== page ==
By Gary Pahl
It is always tough to say goodbye to the Patriarch of a family business. My Dad was nine years old when the family business was thrust upon his shoulders. The year was 1943 when his father was shot in the back and paralyzed from the chest down in a deer hunting accident. The oldest of five kids, his three sisters and brother were asked to carry on the duties of raising the crops, milking the cow, collecting the eggs from the chickens and running the muskrat lines.
Dad grew up next to the Minnesota River underneath the Cedar Avenue bridge, his dad built their house down there in 1929 and his grandfather farmed down there since the early 1900′s. My great grandfather, Dad’s grandfather, helped build the Long Meadow Lake bridge in 1906 which is still standing today. That is the same bridge in which we tried to buy in 1993 but were denied by MN DOT and the City of Bloomington. Now they are looking to spend 6.2 million on a new walk bridge…..that’s for another story.
Our faith, values and ethics are passed down from one generation to the next. Some of the greatest attributes my Dad has is a strong faith-filled background, incredible work ethic and is as honest as the day is long. His time on earth is coming to an end. He has no regrets, his life was never easy but his love for farming will always be towards the top.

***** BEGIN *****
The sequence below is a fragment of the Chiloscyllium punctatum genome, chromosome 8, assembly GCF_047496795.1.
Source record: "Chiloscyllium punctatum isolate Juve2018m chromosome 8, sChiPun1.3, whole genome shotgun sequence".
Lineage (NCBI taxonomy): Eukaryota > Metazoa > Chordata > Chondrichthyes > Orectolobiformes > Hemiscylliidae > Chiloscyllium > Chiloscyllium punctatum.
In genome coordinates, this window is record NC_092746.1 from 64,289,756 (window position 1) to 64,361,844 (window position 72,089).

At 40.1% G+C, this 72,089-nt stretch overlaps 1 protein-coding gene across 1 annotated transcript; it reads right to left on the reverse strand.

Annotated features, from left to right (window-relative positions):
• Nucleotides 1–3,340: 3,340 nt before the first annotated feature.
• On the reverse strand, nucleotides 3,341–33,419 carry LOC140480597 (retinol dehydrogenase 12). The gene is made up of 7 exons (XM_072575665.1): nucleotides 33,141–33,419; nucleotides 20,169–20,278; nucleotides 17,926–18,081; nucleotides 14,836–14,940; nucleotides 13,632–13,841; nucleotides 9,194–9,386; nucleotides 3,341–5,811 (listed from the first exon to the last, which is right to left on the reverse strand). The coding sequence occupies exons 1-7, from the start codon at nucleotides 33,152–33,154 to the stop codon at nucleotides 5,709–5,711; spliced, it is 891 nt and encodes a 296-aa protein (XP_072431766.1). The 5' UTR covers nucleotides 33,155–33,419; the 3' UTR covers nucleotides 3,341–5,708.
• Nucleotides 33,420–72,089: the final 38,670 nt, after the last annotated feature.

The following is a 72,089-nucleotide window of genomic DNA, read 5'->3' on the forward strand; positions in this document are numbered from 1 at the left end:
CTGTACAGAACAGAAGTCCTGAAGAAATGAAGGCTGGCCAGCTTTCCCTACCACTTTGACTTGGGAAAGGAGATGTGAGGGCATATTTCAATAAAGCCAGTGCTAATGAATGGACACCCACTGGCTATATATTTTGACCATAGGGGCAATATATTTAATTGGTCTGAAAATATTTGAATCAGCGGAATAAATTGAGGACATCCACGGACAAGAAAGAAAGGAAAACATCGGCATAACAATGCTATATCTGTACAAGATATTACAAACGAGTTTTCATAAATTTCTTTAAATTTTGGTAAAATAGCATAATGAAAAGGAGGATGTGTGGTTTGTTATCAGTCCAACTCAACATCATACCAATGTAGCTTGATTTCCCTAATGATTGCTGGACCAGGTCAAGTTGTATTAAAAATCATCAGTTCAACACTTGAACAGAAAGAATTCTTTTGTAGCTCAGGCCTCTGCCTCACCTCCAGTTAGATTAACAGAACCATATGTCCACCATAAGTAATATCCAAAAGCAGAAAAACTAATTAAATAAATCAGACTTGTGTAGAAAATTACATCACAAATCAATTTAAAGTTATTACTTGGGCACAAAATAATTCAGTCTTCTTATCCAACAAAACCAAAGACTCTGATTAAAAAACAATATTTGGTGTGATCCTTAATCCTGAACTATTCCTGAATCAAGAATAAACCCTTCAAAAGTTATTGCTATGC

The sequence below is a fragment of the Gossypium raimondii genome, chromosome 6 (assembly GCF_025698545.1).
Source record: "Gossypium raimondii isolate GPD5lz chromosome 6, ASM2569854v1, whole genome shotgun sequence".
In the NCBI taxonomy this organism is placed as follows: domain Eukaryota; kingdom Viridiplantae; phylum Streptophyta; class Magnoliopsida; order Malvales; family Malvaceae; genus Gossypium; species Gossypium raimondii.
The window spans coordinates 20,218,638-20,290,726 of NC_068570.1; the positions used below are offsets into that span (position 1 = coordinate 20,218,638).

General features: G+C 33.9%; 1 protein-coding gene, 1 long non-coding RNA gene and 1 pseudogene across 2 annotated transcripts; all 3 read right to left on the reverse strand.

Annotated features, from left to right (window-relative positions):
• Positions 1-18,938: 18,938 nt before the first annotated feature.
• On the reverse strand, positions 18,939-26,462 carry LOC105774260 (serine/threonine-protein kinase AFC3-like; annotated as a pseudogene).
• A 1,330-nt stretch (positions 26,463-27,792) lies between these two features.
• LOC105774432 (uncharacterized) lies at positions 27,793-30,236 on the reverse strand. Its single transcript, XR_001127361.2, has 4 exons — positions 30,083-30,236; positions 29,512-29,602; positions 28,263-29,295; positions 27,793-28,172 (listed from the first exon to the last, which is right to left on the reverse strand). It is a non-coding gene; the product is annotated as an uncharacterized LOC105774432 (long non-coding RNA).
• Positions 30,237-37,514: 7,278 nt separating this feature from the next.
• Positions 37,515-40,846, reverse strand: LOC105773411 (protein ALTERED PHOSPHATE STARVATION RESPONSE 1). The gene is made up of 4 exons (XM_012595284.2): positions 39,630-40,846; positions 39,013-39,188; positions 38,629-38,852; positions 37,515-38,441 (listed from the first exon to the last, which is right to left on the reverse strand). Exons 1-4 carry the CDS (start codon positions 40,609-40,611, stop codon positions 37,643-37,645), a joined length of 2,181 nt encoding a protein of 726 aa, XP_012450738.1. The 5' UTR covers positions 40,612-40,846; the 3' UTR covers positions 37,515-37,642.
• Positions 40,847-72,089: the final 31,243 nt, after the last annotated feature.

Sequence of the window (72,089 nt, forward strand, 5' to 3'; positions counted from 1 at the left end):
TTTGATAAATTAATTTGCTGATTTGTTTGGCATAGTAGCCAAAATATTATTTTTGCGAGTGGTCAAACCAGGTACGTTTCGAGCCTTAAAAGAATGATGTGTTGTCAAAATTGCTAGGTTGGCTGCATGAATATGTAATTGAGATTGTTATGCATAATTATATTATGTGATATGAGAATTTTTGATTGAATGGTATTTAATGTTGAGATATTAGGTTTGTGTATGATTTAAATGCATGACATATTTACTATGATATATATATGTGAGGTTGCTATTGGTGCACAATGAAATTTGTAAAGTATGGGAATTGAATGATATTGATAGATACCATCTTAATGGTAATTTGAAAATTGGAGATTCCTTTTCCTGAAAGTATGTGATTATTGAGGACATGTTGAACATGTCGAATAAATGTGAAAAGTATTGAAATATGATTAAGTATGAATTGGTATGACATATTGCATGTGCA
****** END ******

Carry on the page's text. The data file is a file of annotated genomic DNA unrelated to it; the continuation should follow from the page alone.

As I reflect back on my Dad’s life, I try to put a pencil on how many mouths he has fed in his lifetime as a farmer. His willingness to work consistent 100 hour work weeks, risk significant amounts of money to produce the next crop, and the sacrifices he made to his family to feed the world. I recently came across an article the other day in a trade magazine that said the average family farm produced enough food to feed 48 people in 1960; that same family farm today feeds 170 people per year. By using simple statistics, my Dad has fed over 9000 people for a full year, he never took anything for granted, never received any thank you’s, never questioned his call on earth, he simply did what was natural for him and excelled in something he loved to do.
I once asked my Dad what goals he had set in his lifetime to have accomplished so much. He told me he had never set a goal, but always had his family on his mind, worked hard, setting a good example for his employees and kids, and believes in God. Dad, it is ok to let go and pass the torch to the fifth generation, we hope to live up to your expectations. Love, Gary.